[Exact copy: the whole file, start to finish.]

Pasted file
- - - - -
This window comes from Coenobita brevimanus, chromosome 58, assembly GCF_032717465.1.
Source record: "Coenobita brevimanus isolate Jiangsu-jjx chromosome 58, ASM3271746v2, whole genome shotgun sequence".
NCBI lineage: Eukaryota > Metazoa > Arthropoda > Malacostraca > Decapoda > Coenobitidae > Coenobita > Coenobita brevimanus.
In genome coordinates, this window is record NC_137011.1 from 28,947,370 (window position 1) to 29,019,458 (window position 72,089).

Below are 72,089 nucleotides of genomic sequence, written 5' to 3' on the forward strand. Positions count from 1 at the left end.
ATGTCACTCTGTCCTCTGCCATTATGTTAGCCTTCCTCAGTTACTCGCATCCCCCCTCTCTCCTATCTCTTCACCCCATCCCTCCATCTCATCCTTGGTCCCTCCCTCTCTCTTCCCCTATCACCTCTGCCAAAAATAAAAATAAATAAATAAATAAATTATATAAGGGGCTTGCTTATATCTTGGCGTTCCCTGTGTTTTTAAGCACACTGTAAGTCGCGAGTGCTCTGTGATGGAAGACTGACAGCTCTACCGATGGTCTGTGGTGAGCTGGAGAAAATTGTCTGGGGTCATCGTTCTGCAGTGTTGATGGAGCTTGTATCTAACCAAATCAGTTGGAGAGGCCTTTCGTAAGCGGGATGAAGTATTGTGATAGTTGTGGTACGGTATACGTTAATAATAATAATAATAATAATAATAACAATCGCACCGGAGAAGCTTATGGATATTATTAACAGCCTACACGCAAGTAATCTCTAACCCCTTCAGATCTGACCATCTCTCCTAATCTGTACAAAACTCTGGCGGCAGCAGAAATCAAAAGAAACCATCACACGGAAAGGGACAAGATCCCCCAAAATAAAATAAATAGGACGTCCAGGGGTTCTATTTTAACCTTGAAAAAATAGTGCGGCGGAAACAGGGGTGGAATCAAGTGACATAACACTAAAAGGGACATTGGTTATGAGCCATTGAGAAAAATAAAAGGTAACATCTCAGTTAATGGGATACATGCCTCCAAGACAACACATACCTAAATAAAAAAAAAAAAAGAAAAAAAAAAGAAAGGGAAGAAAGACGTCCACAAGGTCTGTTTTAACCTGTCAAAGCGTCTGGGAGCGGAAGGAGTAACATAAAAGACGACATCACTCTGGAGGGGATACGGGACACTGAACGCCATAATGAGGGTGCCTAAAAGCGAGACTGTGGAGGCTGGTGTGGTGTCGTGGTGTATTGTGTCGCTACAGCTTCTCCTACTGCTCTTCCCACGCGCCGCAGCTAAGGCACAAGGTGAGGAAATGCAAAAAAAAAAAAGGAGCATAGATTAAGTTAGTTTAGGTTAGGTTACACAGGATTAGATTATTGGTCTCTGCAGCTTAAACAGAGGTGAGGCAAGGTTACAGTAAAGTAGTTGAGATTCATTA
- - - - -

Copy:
This window comes from Coenobita brevimanus, chromosome 58, assembly GCF_032717465.1.
Source record: "Coenobita brevimanus isolate Jiangsu-jjx chromosome 58, ASM3271746v2, whole genome shotgun sequence".
NCBI lineage: Eukaryota > Metazoa > Arthropoda > Malacostraca > Decapoda > Coenobitidae > Coenobita > Coenobita brevimanus.
In genome coordinates, this window is record NC_137011.1 from 28,947,370 (window position 1) to 29,019,458 (window position 72,089).

Below are 72,089 nucleotides of genomic sequence, written 5' to 3' on the forward strand. Positions count from 1 at the left end.
ATGTCACTCTGTCCTCTGCCATTATGTTAGCCTTCCTCAGTTACTCGCATCCCCCCTCTCTCCTATCTCTTCACCCCATCCCTCCATCTCATCCTTGGTCCCTCCCTCTCTCTTCCCCTATCACCTCTGCCAAAAATAAAAATAAATAAATAAATAAATTATATAAGGGGCTTGCTTATATCTTGGCGTTCCCTGTGTTTTTAAGCACACTGTAAGTCGCGAGTGCTCTGTGATGGAAGACTGACAGCTCTACCGATGGTCTGTGGTGAGCTGGAGAAAATTGTCTGGGGTCATCGTTCTGCAGTGTTGATGGAGCTTGTATCTAACCAAATCAGTTGGAGAGGCCTTTCGTAAGCGGGATGAAGTATTGTGATAGTTGTGGTACGGTATACGTTAATAATAATAATAATAATAATAATAACAATCGCACCGGAGAAGCTTATGGATATTATTAACAGCCTACACGCAAGTAATCTCTAACCCCTTCAGATCTGACCATCTCTCCTAATCTGTACAAAACTCTGGCGGCAGCAGAAATCAAAAGAAACCATCACACGGAAAGGGACAAGATCCCCCAAAATAAAATAAATAGGACGTCCAGGGGTTCTATTTTAACCTTGAAAAAATAGTGCGGCGGAAACAGGGGTGGAATCAAGTGACATAACACTAAAAGGGACATTGGTTATGAGCCATTGAGAAAAATAAAAGGTAACATCTCAGTTAATGGGATACATGCCTCCAAGACAACACATACCTAAATAAAAAAAAAAAAAGAAAAAAAAAAGAAAGGGAAGAAAGACGTCCACAAGGTCTGTTTTAACCTGTCAAAGCGTCTGGGAGCGGAAGGAGTAACATAAAAGACGACATCACTCTGGAGGGGATACGGGACACTGAACGCCATAATGAGGGTGCCTAAAAGCGAGACTGTGGAGGCTGGTGTGGTGTCGTGGTGTATTGTGTCGCTACAGCTTCTCCTACTGCTCTTCCCACGCGCCGCAGCTAAGGCACAAGGTGAGGAAATGCAAAAAAAAAAAAGGAGCATAGATTAAGTTAGTTTAGGTTAGGTTACACAGGATTAGATTATTGGTCTCTGCAGCTTAAACAGAGGTGAGGCAAGGTTACAGTAAAGTAGTTGAGATTCATTA